In recent decades, a dramatic and unfavorable change in water quality in inland lakes, rivers, and streams has occurred, due to human related land uses. Urbanization and agricultural practices are two of the major contributors to deterioration of these local freshwater supplies through high nutrient inputs from runoff and point source pollution. These nutrient loads, primarily nitrogen and phosphorous, are causing the hypereutrophication of many local water systems and the increased occurrence of cyanobacteria algal blooms. The majority of these algal blooms have specific visual characteristics such as scumline formation and a neon blue color that is derived from the dominant pigment of freshwater cyanobacteria, phycocyanin. Due to the toxins that these blooms can produce they are often referred to as Harmful Algal Blooms (HABs). The production of these toxins has raised concern over their effects to both humans and wildlife. Despite the increased occurrence of HABs in freshwater systems there is little being done about monitoring these blooms and warning the public of potentially dangerous conditions that these blooms may cause.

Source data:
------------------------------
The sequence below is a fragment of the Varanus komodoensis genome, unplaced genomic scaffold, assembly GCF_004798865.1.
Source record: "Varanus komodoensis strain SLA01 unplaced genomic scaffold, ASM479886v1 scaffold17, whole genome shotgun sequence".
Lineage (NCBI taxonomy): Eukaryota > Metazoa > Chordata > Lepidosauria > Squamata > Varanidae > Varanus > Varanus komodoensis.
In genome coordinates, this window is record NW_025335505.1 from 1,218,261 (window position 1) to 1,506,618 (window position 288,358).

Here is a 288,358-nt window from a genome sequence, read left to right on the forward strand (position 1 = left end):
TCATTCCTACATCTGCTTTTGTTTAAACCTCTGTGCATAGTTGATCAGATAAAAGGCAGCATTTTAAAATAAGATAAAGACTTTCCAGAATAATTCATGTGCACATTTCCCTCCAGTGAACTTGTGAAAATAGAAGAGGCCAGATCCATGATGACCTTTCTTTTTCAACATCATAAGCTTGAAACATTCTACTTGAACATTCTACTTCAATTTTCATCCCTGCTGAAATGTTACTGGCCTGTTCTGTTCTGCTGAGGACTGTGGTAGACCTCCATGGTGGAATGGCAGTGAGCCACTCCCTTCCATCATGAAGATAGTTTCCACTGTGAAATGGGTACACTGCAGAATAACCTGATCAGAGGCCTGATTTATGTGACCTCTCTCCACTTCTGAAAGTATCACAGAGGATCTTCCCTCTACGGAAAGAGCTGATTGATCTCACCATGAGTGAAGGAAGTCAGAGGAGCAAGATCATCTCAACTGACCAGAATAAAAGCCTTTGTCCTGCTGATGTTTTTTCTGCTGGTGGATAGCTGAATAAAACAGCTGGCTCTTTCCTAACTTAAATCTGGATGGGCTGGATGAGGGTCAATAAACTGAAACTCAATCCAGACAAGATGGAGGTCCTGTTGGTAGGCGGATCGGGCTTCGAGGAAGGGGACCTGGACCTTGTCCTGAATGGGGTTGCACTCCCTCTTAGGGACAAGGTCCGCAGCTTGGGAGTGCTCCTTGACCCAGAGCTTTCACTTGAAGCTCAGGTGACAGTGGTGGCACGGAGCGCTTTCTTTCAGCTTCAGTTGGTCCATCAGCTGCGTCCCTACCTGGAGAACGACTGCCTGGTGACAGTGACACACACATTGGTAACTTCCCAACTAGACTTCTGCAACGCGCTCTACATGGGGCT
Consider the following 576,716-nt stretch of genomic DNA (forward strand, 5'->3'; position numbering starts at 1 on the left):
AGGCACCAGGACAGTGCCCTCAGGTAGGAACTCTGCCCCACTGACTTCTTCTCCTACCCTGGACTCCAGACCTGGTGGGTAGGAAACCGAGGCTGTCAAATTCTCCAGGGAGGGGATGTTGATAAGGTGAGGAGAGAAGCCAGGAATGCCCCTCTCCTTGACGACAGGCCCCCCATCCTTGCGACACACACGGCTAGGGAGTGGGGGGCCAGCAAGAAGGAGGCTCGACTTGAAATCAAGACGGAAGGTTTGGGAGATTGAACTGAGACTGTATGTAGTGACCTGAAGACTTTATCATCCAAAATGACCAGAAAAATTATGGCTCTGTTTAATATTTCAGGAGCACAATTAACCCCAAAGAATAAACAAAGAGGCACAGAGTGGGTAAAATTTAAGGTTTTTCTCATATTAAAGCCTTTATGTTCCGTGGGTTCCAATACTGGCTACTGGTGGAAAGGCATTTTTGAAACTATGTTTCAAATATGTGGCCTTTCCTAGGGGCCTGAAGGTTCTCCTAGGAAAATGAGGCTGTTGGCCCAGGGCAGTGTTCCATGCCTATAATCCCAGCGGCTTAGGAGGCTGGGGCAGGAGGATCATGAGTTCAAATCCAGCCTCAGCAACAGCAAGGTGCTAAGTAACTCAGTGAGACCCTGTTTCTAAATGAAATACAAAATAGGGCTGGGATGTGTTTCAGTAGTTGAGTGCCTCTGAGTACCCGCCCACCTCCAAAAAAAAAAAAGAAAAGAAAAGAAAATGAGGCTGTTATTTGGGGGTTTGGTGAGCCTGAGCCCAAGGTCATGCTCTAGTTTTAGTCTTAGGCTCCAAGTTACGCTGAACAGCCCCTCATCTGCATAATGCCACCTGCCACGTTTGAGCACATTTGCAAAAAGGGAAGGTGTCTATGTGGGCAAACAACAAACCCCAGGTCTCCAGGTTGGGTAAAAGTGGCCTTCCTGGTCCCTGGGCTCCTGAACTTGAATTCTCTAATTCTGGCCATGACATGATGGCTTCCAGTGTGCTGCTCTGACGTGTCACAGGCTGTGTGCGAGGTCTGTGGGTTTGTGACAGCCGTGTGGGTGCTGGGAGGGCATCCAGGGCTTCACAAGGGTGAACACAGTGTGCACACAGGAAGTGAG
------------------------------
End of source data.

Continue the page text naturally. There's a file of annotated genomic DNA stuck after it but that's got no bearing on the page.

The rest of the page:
Researchers from SUNY Brockport, SUNY ESF, the University at Buffalo, University of Vermont, Western Michigan University, NY State Sea Grant, and the University of Tennessee have teamed up to explore the process of monitoring toxic algae in freshwater systems. We are also developing and testing a tier-based response system for dealing with a toxic bloom. Brockport is specifically examining the occurrence of toxic cyanobacteria in the Lake Ontario's southern shore embayments and determine if these embayments are a source of cyanobacteria and toxins to the open lake water and to the St. Lawrence River. We have also expanded our sampling effort to the nearby Finger Lakes.